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Alcyonium digitatum

Linnaeus, 1758


Jon Chamberlain Any ideas what this purple fuzz is? Growing on Alcyonium digitatum, Conger Reef, Eyemouth, approx 15m on rock wall. http://www.flickr.com/photos/underwaterinferno/8088012571/in/set-72157631775493437

Marco Faasse Looks like Cyanobacteria.

Message posted on Seasearch Identifications on 15 Oct 2012
Tine Kinn Kvamme Tritonia hombergi crawling on it´s evening snack Alcyonium digitatum (Dead man´s fingers) Drøbak in the Oslo Fjord (Norway) Canon G16 in Canon housing, internal flash + handheld torch.

Message posted on UWphotographers on 08 Nov 2013
David Kipling Simnia patula from Falmouth area today, 20-25m depth, large numbers feeding on Alcyonium digitatum

Message posted on British Marine Mollusca on 06 Jul 2013
Jon Chamberlain I thought I would share this pic of a Tritonia hombergi, very common in the UK, mainly found on Alcyonium digitatum (dead man's fingers). They are usually 1-3cms long but this one was approx 12cms and moving across gravel. http://www.flickr.com/photos/underwaterinferno/8079898048/in/set-72157631752211790 The tropics have more than their fair share of stunning nudis, but this one is definitely one of my favourites. Depth: 15m, Temp 11 deg C, Longstone End, Farne Islands, UK

João Pedro Silva Every time I found Alcyonium digitatum I look for T. hombergi but no look until now. Probably a lot less common around these parts. Nevertheless, we do have another spectacular tritoniid: Marionia blainvillea :)

Jon Chamberlain At this time of year at the Farne Islands/St Abbs you would be hard pressed to find a piece of A. digitatum that didn't have them on! Here is another photo of what is the usual scene: http://www.flickr.com/photos/underwaterinferno/8088017992/in/photostream/ Depth: 15m, Temp: 11 deg C, Conger Reef, Eyemouth, Scotland.

Tine Kinn Kvamme Tritonia hombergi nudibranch. Drøbak, Norway. Canon G12, internal flash + torch.

Marlyse Gehrig Amazing ... (y)

Ron Silver size?

Tine Kinn Kvamme About 80-100 mm. I've read they can get to about 200 mm. Biggest nudi in the ocean here up north.

Ron Silver Thanx

Tine Kinn Kvamme I saw another just a week ago out and about measuring 130-150 mm. Quite a few egg spirals from them too.

Ron Silver What color is the egg ribbon? I've seen some correlation between color of the nudi (or at least its food source) and its egg ribbon.

Tine Kinn Kvamme They are big and white but not exactly like a ribbon. I'll find a photo for you :-)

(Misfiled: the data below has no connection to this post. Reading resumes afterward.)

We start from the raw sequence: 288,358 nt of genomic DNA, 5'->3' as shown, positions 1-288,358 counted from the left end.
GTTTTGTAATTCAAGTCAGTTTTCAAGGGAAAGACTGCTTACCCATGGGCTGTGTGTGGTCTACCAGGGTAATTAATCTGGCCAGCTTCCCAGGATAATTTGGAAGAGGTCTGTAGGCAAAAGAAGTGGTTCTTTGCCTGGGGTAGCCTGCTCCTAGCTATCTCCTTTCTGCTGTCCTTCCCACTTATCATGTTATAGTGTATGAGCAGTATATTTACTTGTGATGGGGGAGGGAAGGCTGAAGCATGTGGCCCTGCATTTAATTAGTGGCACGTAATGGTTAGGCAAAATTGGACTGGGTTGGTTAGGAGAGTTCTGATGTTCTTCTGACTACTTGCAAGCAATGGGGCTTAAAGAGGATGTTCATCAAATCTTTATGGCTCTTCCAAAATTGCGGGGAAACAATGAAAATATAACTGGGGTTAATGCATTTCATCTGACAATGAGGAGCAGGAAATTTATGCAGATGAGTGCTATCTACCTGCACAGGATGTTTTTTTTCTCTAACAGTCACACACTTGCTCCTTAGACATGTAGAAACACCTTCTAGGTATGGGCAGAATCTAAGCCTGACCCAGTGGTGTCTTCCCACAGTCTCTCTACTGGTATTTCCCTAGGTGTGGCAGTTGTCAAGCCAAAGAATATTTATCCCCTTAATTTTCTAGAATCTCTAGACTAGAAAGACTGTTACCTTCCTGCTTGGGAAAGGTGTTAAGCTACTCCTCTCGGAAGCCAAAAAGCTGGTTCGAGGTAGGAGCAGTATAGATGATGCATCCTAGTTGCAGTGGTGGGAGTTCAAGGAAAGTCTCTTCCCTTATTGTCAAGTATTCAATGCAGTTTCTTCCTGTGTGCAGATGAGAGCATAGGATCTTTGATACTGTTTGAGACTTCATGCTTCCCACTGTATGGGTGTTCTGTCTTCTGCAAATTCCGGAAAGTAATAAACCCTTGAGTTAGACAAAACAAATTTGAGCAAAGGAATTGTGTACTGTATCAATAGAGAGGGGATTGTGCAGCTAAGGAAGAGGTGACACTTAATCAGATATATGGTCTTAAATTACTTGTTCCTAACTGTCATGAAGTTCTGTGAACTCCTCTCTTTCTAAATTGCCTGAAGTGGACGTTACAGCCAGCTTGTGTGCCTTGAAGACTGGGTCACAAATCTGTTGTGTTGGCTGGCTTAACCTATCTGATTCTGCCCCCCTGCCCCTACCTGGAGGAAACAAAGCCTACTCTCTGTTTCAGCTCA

Tine Kinn Kvamme These are eggs from the Tritonia hombergi

Ron Silver Wow. A pile of spaghetti. What does T. hombergi feed on?

Tine Kinn Kvamme You often find them close to the Alcyonium digitatum or the Dead man´s fingers which they feed on.

Tine Kinn Kvamme Yes, a pile of spaghetti sounds better than egg ribbon :)

Marlyse Gehrig Thx for all these so interesting infos ..!!!

Tine Kinn Kvamme You are welcome Marlyse Gehrig :)

Tine Kinn Kvamme Here´s the bigger one stretched out

Marlyse Gehrig not so easy to see or find ... Thx Tine Kinn Kvamme ..<3 so much

Message posted on UWphotographers on 29 Aug 2013
Erling Svensen I send in a picture from 16. of January. I saw this tiny litle nudy on a Alcyonium in Egersund harbour (South West Norway). Could it be a small Dentronotus frondosus, or what do you think? It was only 1,5 cm long.

David Kipling Baby Tritonia hombergii perhaps? Right food source.

Erling Svensen May be. I did not think of this one but I am quite sure this is correct.

Christian Skauge This looks like a Tritonia plebeia. You can tell them apart by the mouth part - T. hombergi has two broad veils, and not the tentacles dispolayed by the T. plebeia. Food is the same in both species - Alcyonium digitatum, dead men's fingers.

David Kipling Thanks Christian. I was looking at those distinct oral processes and it seemed a bit wrong for T. hombergii, didn't know about this other species.

Christian Skauge Although it is distibuted from western med to Norway, this a quite small (max 30mm) and inconspicuous species. Not many people see it at all, and when they do it is commonly percieved as a baby hombergi - have done it myself for years :-)

Bernard Picton I think young T. hombergi might have only a few tentacles on the oral veil. For me the colour of T. plebeia is quite different. http://www.habitas.org.uk/marinelife/species.asp?item=W12460

Marco Faasse Maybe Rob Maller has a photo of a white Tritinia plebeia from the Netherlands?

Message posted on NE Atlantic Nudibranchs on 03 Feb 2012
Jon Chamberlain I thought I would share this pic of a Tritonia hombergi, very common in the UK, mainly found on Alcyonium digitatum (dead man's fingers). They are usually 1-3cms long but this one was approx 12cms and moving across gravel. http://www.flickr.com/photos/underwaterinferno/8079898048/in/set-72157631752211790 The tropics have more than their fair share of stunning nudis, but this one is definitely one of my favourites. Depth: 15m, Temp 11 deg C, Longstone End, Farne Islands, UK

João Pedro Silva Every time I found Alcyonium digitatum I look for T. hombergi but no look until now. Probably a lot less common around these parts. Nevertheless, we do have another spectacular tritoniid: Marionia blainvillea :)

Jon Chamberlain At this time of year at the Farne Islands/St Abbs you would be hard pressed to find a piece of A. digitatum that didn't have them on! Here is another photo of what is the usual scene: http://www.flickr.com/photos/underwaterinferno/8088017992/in/photostream/ Depth: 15m, Temp: 11 deg C, Conger Reef, Eyemouth, Scotland.

João Pedro Silva Is this Tritonia plebeia? Os a juvenile T. hombergii? Found this morning in Sesimbra, Portugal, approx. 5m deep, water temp. 17ºC. ~5mm long. "Small detail": I know this dive site pretty well and have never seen Alcyonium digitatum there or nearby.